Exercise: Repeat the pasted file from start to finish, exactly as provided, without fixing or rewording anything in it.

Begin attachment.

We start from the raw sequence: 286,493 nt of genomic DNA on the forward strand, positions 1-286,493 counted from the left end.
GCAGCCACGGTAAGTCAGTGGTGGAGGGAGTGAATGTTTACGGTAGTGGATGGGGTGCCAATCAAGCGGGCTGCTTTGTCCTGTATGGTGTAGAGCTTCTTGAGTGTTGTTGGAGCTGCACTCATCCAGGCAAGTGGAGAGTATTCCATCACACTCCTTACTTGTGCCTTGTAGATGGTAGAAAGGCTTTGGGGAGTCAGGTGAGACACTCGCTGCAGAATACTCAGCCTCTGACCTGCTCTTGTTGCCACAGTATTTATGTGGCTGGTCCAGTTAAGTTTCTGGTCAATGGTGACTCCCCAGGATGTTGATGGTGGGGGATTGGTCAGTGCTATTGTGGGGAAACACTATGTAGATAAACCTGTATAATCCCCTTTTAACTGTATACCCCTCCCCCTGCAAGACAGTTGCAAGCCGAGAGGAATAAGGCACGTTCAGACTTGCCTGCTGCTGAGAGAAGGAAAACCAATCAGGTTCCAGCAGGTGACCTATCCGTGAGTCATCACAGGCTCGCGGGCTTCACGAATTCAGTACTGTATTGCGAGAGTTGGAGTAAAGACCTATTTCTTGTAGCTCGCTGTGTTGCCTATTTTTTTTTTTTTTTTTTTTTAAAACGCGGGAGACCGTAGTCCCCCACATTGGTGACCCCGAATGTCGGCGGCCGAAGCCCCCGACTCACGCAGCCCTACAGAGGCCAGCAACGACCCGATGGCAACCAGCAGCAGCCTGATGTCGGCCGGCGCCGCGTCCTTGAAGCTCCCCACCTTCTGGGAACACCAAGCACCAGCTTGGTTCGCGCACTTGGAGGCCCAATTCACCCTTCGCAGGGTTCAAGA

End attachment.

We start from the raw sequence: 286,493 nt of genomic DNA on the forward strand, positions 1-286,493 counted from the left end.
GCAGCCACGGTAAGTCAGTGGTGGAGGGAGTGAATGTTTACGGTAGTGGATGGGGTGCCAATCAAGCGGGCTGCTTTGTCCTGTATGGTGTAGAGCTTCTTGAGTGTTGTTGGAGCTGCACTCATCCAGGCAAGTGGAGAGTATTCCATCACACTCCTTACTTGTGCCTTGTAGATGGTAGAAAGGCTTTGGGGAGTCAGGTGAGACACTCGCTGCAGAATACTCAGCCTCTGACCTGCTCTTGTTGCCACAGTATTTATGTGGCTGGTCCAGTTAAGTTTCTGGTCAATGGTGACTCCCCAGGATGTTGATGGTGGGGGATTGGTCAGTGCTATTGTGGGGAAACACTATGTAGATAAACCTGTATAATCCCCTTTTAACTGTATACCCCTCCCCCTGCAAGACAGTTGCAAGCCGAGAGGAATAAGGCACGTTCAGACTTGCCTGCTGCTGAGAGAAGGAAAACCAATCAGGTTCCAGCAGGTGACCTATCCGTGAGTCATCACAGGCTCGCGGGCTTCACGAATTCAGTACTGTATTGCGAGAGTTGGAGTAAAGACCTATTTCTTGTAGCTCGCTGTGTTGCCTATTTTTTTTTTTTTTTTTTTTTAAAACGCGGGAGACCGTAGTCCCCCACATTGGTGACCCCGAATGTCGGCGGCCGAAGCCCCCGACTCACGCAGCCCTACAGAGGCCAGCAACGACCCGATGGCAACCAGCAGCAGCCTGATGTCGGCCGGCGCCGCGTCCTTGAAGCTCCCCACCTTCTGGGAACACCAAGCACCAGCTTGGTTCGCGCACTTGGAGGCCCAATTCACCCTTCGCAGGGTTCAAGA